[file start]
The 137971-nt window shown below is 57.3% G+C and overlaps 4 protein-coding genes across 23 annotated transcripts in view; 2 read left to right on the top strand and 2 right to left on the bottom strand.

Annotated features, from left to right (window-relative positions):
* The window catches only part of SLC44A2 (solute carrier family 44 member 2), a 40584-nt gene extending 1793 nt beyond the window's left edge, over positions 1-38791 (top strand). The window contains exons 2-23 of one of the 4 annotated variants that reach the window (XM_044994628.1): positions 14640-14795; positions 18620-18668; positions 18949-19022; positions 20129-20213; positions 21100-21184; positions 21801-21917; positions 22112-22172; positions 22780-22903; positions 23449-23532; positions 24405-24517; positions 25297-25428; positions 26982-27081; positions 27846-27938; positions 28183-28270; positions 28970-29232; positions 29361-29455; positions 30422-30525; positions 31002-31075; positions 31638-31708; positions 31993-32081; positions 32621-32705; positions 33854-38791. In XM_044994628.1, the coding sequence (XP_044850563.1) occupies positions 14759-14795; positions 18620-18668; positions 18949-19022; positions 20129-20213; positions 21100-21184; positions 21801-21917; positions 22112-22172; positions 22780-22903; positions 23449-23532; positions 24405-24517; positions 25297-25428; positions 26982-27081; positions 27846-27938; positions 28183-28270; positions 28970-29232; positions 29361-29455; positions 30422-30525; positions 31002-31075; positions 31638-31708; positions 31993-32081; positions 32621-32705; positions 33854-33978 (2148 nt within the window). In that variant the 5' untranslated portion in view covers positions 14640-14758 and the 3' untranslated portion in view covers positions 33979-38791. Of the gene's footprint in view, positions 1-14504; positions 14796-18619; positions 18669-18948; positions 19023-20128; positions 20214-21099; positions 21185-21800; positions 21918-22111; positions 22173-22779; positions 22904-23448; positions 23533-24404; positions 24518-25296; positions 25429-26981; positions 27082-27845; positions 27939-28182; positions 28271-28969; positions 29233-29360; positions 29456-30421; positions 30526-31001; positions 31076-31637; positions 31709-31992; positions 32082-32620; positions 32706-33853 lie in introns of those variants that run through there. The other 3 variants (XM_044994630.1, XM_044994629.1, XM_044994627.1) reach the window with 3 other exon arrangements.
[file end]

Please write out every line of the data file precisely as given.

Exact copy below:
The 137971-nt window shown below is 57.3% G+C and overlaps 4 protein-coding genes across 23 annotated transcripts in view; 2 read left to right on the top strand and 2 right to left on the bottom strand.

Annotated features, from left to right (window-relative positions):
* The window catches only part of SLC44A2 (solute carrier family 44 member 2), a 40584-nt gene extending 1793 nt beyond the window's left edge, over positions 1-38791 (top strand). The window contains exons 2-23 of one of the 4 annotated variants that reach the window (XM_044994628.1): positions 14640-14795; positions 18620-18668; positions 18949-19022; positions 20129-20213; positions 21100-21184; positions 21801-21917; positions 22112-22172; positions 22780-22903; positions 23449-23532; positions 24405-24517; positions 25297-25428; positions 26982-27081; positions 27846-27938; positions 28183-28270; positions 28970-29232; positions 29361-29455; positions 30422-30525; positions 31002-31075; positions 31638-31708; positions 31993-32081; positions 32621-32705; positions 33854-38791. In XM_044994628.1, the coding sequence (XP_044850563.1) occupies positions 14759-14795; positions 18620-18668; positions 18949-19022; positions 20129-20213; positions 21100-21184; positions 21801-21917; positions 22112-22172; positions 22780-22903; positions 23449-23532; positions 24405-24517; positions 25297-25428; positions 26982-27081; positions 27846-27938; positions 28183-28270; positions 28970-29232; positions 29361-29455; positions 30422-30525; positions 31002-31075; positions 31638-31708; positions 31993-32081; positions 32621-32705; positions 33854-33978 (2148 nt within the window). In that variant the 5' untranslated portion in view covers positions 14640-14758 and the 3' untranslated portion in view covers positions 33979-38791. Of the gene's footprint in view, positions 1-14504; positions 14796-18619; positions 18669-18948; positions 19023-20128; positions 20214-21099; positions 21185-21800; positions 21918-22111; positions 22173-22779; positions 22904-23448; positions 23533-24404; positions 24518-25296; positions 25429-26981; positions 27082-27845; positions 27939-28182; positions 28271-28969; positions 29233-29360; positions 29456-30421; positions 30526-31001; positions 31076-31637; positions 31709-31992; positions 32082-32620; positions 32706-33853 lie in introns of those variants that run through there. The other 3 variants (XM_044994630.1, XM_044994629.1, XM_044994627.1) reach the window with 3 other exon arrangements.